So far the results are mixed. One in every three children born in “Christian Europe” today is Muslim. Except for Islam, religious belief and practice are declining across the continent. So are fertility rates. Pope Benedict XVI told a gathering of Italian priests recently that the “so-called traditional Churches look like they’re dying.” In fact, in Europe’s wealth and selfishness and refusal to have children, an entire civilization ischoosing to die.
In September 2005, Pope Benedict told a group of new bishops to pray for “a humble trust in God and for the apostolic courage born of faith.” In 2002, then-Cardinal Ratzinger warned that “a bishop must do as Christ did: precede his flock, being the first to do what he calls others to do and, first of all, being the one who stands against the wolves who come to steal the sheep.”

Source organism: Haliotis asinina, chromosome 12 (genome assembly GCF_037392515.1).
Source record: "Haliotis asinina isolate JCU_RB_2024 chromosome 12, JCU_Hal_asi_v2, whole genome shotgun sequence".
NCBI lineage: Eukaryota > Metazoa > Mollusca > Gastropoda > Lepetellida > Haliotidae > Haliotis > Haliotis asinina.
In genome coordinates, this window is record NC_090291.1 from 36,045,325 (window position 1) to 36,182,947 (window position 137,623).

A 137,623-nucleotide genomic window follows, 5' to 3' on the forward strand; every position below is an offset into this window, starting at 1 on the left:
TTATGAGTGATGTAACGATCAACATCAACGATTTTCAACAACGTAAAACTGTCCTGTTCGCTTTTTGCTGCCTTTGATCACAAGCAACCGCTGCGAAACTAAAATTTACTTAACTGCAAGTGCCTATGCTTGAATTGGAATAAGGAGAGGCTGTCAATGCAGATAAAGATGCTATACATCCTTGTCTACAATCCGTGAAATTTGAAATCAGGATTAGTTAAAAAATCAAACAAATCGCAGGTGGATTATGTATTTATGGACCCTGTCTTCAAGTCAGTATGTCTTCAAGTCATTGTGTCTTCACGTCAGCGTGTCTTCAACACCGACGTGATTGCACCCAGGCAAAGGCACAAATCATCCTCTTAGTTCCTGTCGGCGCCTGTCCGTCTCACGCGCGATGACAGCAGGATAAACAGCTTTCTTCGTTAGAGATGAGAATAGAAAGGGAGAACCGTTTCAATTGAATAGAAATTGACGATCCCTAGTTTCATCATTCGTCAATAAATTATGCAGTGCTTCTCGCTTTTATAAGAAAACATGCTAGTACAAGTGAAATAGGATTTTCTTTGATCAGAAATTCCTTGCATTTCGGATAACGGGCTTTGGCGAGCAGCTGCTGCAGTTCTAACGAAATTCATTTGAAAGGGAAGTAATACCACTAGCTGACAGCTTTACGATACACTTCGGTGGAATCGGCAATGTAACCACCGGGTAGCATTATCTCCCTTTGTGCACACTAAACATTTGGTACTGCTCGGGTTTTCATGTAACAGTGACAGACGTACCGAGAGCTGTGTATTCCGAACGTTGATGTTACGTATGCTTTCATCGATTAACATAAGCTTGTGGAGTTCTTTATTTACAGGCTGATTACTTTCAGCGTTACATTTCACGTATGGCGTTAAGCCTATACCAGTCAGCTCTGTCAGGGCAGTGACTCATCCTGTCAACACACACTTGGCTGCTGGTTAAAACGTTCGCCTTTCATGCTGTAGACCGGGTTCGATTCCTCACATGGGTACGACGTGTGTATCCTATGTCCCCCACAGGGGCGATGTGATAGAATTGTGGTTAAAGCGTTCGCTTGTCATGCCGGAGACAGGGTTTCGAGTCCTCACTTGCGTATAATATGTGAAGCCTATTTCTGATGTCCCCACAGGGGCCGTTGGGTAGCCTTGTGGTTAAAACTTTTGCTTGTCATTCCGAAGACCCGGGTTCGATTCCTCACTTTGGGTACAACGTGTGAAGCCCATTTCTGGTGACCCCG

Whether history judges Vatican II a success or failure will finally depend on us — bishops, clergy, religious, and laypeople alike — and how zealously we respond to God in living our Faith; how deeply we believe; and how much apostolic courage we show to an unbelieving world that urgently needs Jesus Christ.
We’ve been here before. By human standards, the Council of Nicaea could easily have failed. That council, and all the long history that followed it, may have turned out very differently. It didn’t, largely because of God’s actions through one man — a young deacon and scholar at Nicaea named Athanasius of Alexandria.